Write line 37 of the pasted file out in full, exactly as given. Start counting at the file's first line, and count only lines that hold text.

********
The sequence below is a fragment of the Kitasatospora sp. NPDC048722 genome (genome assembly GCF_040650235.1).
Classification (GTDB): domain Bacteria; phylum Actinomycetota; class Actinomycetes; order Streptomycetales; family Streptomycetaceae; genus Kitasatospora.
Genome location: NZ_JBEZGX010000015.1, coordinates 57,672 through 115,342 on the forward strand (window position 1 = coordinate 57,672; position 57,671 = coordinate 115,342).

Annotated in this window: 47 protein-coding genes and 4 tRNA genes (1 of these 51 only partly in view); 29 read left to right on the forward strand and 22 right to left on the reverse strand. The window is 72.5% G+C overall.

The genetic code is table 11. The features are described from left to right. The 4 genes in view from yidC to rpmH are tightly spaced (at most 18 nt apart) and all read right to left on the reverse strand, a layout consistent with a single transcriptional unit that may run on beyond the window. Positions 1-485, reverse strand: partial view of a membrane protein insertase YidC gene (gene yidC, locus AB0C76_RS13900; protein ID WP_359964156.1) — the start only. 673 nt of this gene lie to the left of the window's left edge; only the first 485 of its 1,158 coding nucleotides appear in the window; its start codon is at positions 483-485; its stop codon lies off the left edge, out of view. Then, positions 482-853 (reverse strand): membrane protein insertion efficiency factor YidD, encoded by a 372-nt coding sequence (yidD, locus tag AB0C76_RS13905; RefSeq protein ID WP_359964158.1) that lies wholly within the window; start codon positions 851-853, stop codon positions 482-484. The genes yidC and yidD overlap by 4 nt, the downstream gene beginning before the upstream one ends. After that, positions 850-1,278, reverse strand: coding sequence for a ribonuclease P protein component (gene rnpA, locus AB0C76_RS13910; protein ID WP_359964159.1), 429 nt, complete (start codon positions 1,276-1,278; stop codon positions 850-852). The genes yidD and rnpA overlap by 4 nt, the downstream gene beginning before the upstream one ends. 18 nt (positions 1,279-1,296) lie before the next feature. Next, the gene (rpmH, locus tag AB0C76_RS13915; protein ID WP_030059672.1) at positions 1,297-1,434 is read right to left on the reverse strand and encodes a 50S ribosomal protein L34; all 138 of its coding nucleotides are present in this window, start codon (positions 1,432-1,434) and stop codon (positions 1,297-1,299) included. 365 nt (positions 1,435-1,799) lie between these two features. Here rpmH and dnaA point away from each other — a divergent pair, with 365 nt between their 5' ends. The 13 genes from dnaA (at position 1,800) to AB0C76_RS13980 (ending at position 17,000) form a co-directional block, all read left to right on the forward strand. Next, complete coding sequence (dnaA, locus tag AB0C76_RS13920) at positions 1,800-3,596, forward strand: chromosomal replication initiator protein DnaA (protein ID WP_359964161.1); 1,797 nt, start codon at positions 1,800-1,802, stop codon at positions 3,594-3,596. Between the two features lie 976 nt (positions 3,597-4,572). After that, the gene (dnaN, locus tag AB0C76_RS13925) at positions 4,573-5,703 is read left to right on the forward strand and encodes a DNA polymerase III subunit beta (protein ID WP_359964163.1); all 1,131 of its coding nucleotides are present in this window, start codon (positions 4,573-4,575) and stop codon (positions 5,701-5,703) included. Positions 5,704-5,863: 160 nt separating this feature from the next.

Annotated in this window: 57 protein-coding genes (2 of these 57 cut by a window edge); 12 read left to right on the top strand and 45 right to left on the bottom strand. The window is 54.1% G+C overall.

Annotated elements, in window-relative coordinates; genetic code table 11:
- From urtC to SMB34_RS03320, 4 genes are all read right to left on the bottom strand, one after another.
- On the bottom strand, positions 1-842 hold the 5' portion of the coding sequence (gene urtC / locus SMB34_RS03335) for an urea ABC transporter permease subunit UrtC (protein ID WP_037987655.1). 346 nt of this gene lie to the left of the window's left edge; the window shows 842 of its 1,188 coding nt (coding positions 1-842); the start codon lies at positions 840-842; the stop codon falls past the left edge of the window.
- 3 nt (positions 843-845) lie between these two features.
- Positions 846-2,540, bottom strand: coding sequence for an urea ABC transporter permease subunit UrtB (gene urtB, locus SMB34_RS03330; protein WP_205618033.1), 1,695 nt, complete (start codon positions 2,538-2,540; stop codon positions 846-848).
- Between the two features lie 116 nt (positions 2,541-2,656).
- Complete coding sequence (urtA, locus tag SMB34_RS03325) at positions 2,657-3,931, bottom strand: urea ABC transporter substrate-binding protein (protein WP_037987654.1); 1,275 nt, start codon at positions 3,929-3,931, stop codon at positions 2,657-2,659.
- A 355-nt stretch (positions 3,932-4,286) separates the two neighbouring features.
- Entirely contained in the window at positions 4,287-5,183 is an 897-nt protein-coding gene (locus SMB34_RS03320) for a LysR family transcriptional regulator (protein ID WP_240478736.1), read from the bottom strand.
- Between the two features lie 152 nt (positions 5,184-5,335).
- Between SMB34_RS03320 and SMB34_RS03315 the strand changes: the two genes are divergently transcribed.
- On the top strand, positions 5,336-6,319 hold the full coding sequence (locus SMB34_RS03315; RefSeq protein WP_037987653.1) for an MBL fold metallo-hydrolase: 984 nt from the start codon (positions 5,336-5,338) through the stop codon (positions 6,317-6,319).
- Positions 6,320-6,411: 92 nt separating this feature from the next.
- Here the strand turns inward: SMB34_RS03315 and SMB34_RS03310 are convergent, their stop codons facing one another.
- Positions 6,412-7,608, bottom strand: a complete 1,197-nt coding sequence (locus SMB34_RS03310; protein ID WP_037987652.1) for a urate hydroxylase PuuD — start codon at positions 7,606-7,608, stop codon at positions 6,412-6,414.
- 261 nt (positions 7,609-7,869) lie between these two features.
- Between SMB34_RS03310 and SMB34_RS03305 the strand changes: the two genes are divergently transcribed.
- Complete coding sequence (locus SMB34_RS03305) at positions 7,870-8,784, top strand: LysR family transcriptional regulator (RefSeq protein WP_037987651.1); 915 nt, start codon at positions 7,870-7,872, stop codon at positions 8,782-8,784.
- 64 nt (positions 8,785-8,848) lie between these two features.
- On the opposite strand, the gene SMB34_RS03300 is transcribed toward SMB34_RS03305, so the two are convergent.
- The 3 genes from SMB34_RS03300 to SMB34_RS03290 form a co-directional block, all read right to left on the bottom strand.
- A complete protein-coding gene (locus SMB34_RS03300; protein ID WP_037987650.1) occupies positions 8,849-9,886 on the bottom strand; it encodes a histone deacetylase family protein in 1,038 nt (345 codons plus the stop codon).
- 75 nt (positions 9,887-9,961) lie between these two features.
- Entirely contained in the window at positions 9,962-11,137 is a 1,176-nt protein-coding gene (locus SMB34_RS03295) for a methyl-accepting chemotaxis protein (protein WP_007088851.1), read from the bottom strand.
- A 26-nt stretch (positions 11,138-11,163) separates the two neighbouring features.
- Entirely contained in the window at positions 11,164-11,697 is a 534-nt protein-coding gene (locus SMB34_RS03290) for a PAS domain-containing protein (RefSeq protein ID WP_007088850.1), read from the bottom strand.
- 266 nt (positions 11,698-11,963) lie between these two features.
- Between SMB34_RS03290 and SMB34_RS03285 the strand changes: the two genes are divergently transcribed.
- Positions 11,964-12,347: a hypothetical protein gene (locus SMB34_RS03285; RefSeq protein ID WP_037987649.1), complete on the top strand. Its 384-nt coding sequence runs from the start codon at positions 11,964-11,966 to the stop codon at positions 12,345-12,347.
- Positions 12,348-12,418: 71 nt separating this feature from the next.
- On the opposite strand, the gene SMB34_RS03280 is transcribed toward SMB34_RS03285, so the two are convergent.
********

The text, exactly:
- On the opposite strand, the gene SMB34_RS03280 is transcribed toward SMB34_RS03285, so the two are convergent.